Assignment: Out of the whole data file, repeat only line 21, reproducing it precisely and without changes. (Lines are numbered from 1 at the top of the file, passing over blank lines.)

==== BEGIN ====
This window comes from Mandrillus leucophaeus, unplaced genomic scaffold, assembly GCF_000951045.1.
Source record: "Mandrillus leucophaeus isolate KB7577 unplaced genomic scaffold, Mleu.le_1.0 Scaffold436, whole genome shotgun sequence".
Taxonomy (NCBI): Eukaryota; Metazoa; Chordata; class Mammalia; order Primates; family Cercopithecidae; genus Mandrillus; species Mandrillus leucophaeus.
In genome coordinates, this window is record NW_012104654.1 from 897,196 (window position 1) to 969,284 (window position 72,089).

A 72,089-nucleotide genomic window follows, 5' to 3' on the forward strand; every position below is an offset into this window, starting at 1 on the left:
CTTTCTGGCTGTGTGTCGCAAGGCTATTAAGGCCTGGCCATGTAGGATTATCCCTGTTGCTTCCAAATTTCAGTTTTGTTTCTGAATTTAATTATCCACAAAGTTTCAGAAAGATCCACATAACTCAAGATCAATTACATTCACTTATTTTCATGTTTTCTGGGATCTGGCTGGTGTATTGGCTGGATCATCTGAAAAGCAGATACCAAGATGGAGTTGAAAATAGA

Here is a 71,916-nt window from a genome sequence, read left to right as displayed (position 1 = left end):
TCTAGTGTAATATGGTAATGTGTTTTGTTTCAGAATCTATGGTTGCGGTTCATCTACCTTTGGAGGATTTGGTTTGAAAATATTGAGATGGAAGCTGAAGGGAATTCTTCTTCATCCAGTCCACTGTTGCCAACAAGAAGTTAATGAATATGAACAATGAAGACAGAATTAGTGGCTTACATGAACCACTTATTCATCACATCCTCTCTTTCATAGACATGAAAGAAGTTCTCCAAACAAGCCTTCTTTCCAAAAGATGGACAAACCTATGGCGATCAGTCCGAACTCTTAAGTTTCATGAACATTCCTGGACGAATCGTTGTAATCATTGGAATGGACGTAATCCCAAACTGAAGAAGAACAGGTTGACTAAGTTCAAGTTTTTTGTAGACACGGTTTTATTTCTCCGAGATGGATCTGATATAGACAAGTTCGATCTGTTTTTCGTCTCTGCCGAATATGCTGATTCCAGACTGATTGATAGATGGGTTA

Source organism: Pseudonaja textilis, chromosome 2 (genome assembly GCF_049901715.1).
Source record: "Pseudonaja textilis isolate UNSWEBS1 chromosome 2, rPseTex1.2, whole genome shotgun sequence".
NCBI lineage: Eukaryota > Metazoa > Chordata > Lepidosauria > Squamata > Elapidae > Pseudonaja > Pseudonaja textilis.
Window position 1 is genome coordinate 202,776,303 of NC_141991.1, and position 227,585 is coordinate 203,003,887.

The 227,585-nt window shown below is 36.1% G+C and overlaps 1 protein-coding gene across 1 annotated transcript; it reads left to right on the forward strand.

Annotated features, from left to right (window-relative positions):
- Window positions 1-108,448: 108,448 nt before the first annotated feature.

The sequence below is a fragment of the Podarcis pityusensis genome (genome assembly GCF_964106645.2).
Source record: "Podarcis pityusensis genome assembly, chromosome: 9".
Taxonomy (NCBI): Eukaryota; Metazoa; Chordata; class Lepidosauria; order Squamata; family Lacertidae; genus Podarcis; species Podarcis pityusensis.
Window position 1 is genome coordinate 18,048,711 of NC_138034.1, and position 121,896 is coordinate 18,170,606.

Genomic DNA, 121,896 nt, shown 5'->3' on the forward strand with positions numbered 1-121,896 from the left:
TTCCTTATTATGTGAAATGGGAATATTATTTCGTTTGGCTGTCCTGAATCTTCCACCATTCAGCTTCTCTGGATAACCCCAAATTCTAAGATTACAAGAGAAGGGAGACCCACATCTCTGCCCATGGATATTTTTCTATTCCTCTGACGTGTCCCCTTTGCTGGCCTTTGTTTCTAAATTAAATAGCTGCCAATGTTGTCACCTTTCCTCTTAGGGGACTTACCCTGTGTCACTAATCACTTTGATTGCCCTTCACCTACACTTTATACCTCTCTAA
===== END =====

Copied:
TTCCTTATTATGTGAAATGGGAATATTATTTCGTTTGGCTGTCCTGAATCTTCCACCATTCAGCTTCTCTGGATAACCCCAAATTCTAAGATTACAAGAGAAGGGAGACCCACATCTCTGCCCATGGATATTTTTCTATTCCTCTGACGTGTCCCCTTTGCTGGCCTTTGTTTCTAAATTAAATAGCTGCCAATGTTGTCACCTTTCCTCTTAGGGGACTTACCCTGTGTCACTAATCACTTTGATTGCCCTTCACCTACACTTTATACCTCTCTAA